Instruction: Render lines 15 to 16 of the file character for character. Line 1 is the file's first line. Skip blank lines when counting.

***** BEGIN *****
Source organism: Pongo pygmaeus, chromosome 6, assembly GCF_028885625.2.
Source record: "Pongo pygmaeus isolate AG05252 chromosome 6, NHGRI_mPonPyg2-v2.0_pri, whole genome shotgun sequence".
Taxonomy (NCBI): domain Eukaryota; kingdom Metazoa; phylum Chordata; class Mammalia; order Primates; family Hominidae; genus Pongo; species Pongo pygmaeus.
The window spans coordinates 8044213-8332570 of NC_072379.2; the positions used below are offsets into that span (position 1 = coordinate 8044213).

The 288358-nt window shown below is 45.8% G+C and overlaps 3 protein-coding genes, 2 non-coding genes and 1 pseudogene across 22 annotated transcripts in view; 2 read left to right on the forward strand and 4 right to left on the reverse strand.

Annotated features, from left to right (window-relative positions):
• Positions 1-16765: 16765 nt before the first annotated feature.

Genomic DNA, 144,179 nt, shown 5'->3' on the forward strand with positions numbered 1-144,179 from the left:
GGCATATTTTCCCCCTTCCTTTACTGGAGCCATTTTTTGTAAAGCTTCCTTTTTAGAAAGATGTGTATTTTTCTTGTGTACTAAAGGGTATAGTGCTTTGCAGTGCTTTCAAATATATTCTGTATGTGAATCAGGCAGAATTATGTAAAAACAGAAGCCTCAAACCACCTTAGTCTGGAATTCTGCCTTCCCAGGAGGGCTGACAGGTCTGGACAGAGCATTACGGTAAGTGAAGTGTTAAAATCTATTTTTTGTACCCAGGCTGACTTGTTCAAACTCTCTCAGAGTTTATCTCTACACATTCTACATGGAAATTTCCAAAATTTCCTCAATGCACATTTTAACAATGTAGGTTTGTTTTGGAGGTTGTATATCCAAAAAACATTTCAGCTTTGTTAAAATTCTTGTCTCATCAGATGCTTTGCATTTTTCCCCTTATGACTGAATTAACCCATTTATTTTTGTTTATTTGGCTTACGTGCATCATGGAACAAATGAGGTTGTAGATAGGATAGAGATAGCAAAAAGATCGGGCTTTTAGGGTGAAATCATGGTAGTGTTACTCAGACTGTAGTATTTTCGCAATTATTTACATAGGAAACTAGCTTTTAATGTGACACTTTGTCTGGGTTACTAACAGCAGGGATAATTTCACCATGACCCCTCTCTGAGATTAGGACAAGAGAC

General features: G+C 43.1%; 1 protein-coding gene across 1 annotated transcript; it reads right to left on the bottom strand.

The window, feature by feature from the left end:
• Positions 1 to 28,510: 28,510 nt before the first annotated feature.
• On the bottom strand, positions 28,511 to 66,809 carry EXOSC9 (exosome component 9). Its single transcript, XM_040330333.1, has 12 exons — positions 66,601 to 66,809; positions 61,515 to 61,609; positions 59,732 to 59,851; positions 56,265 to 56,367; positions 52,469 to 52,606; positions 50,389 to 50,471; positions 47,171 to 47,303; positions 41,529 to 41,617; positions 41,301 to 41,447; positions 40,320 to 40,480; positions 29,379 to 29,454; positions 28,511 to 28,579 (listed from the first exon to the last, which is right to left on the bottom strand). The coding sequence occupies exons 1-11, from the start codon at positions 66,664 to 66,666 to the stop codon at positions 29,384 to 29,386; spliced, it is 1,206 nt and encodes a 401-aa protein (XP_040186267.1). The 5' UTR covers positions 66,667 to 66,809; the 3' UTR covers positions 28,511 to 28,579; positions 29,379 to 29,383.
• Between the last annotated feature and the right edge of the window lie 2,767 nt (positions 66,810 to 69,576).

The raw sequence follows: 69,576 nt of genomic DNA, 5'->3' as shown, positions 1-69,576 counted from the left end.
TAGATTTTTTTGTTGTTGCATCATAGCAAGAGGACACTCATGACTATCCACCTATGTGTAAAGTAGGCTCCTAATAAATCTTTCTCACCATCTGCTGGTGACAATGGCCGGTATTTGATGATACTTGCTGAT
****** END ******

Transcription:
The raw sequence follows: 69,576 nt of genomic DNA, 5'->3' as shown, positions 1-69,576 counted from the left end.
TAGATTTTTTTGTTGTTGCATCATAGCAAGAGGACACTCATGACTATCCACCTATGTGTAAAGTAGGCTCCTAATAAATCTTTCTCACCATCTGCTGGTGACAATGGCCGGTATTTGATGATACTTGCTGAT